(September 25, 2023) A California Chamber of Commerce job killer bill that removes business’ flexibility and autonomy over hiring is awaiting action by the Governor.
The CalChamber is urging Governor Gavin Newsom to veto SB 627 (Smallwood-Cuevas; D-Los Angeles) because it imposes an onerous and stringent process to hire employees based on seniority alone for public-facing and health care businesses, including hospitals, retail, restaurants, and movie theaters, which will delay hiring and eliminates contracts for at-will employment. The bill also likely violates the Contracts Clauses of both the federal and California constitutions.
Undermines Basic Management for Businesses
SB 627 seeks to micromanage the rehire process for the affected businesses.
Several of the provisions, or lack thereof, will only delay rehiring and increase costs on employers. Specifically:
- SB 627 forces an employer to repeatedly offer newly available positions to qualified employees, no matter how many times the employees have turned offers down, failed to respond to previous job offers, or explicitly declined previous offers to return to work. Further, there is no opt-out option. Under SB 93 (2021) and similar local ordinances, this slowed down the hiring process significantly and upset former employees who obtained other employment, moved out of state, or changed career paths entirely.
- SB 627 would essentially eliminate the use of severance agreements, which benefit employees. No employer subject to such a retention right would have any reason to offer a severance agreement.
- SB 627 forces an employer to send notices to all eligible, qualified employees for an available position and then wait five business days before analyzing acceptance offers based upon seniority. Under SB 93 (2021) and similar local ordinances, this waiting period has slowed down hiring and will have the same impact here.
- SB 627 forces employers to hire based on seniority, not skill. The bill ties the employer’s hands as far as hiring because they are only allowed to consider seniority, not who is most qualified for the job. It further prohibits them from considering other applicants that may be best suited for the position.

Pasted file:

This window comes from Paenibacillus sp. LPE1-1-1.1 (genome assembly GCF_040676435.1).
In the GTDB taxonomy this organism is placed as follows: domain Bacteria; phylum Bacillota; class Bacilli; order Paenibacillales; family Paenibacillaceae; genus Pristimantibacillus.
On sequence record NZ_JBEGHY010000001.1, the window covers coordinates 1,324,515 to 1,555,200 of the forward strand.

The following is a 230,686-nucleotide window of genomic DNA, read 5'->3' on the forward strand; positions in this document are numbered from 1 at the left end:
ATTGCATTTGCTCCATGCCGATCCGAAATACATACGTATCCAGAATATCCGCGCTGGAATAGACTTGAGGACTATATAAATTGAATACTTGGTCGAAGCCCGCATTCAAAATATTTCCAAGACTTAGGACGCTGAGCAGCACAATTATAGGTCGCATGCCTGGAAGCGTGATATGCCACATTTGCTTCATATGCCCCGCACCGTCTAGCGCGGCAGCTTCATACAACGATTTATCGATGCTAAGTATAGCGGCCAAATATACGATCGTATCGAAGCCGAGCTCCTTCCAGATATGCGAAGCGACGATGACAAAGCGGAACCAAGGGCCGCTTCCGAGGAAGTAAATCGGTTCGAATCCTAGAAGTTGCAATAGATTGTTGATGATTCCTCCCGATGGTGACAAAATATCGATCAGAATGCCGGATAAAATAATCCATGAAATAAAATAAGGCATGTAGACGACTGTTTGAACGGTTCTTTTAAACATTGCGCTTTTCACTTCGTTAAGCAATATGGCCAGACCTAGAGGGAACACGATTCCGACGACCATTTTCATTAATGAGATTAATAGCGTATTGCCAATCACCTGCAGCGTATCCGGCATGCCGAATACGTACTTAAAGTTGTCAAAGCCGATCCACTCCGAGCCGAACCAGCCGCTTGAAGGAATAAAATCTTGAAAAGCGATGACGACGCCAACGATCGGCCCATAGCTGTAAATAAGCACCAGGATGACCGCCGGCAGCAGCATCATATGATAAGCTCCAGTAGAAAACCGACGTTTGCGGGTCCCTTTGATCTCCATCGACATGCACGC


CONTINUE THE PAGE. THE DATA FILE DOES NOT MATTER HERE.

Likely Violates the Contracts Clauses
As defined in the bill, “chain” would include a multitude of businesses and industries, such as retail, restaurants, grocery stores, hotels, hospitals/health care facilities, movie theaters, and more. For all of these industries, SB 627 creates a problematic, permanent statutory scheme that eliminates at-will employment and mandates hiring based on seniority alone.
Unlike prior right-to-recall laws, there is no common tie between these industries or their circumstances. Further, there is no justification for the bill. For example, in 2021, the Legislature passed SB 93 as a result of the unique obstacles presented by the COVID-19 pandemic and limited to hospitality.
In fact, in its first iteration, Governor Newsom returned AB 3216 (2020) without his signature for creating too large a burden on employers and not being sufficiently tied to a narrow justification. SB 93 was a subsequent, more narrow version. SB 93 was limited in both time and scope and specifically tied to the impacts of COVID-19 on jobs with a sunset. No such justification exists for the permanent mandate proposed by SB 627, and it is completely unlimited as to time.
For this reason, SB 627 likely also violates the Contracts Clauses of the United States and California constitutions because it modifies existing at-will contracts. Any law that substantially impairs pre-existing contractual obligations violates the contract clauses of both the federal and California constitutions.
SB 627 creates a novel, long-lasting retroactive right.
Under California law, and absent an agreement otherwise, all “employment may be terminated at the will of either party on notice to the other” (Labor Code Section 2922). Nearly every employment agreement in California either impliedly or expressly recognizes the at-will nature of the relationship. Employers hired workers assuming that, if the viability of their business was threatened, they could lay off these workers without granting them a possible cause of action.
Given the fact that there is no justification for SB 627 and its broad applicability to nearly every industry without any limitation in time or scope, it is unlikely that the state would be able to show that SB 627 is “appropriate and reasonable” in serving a specific interest.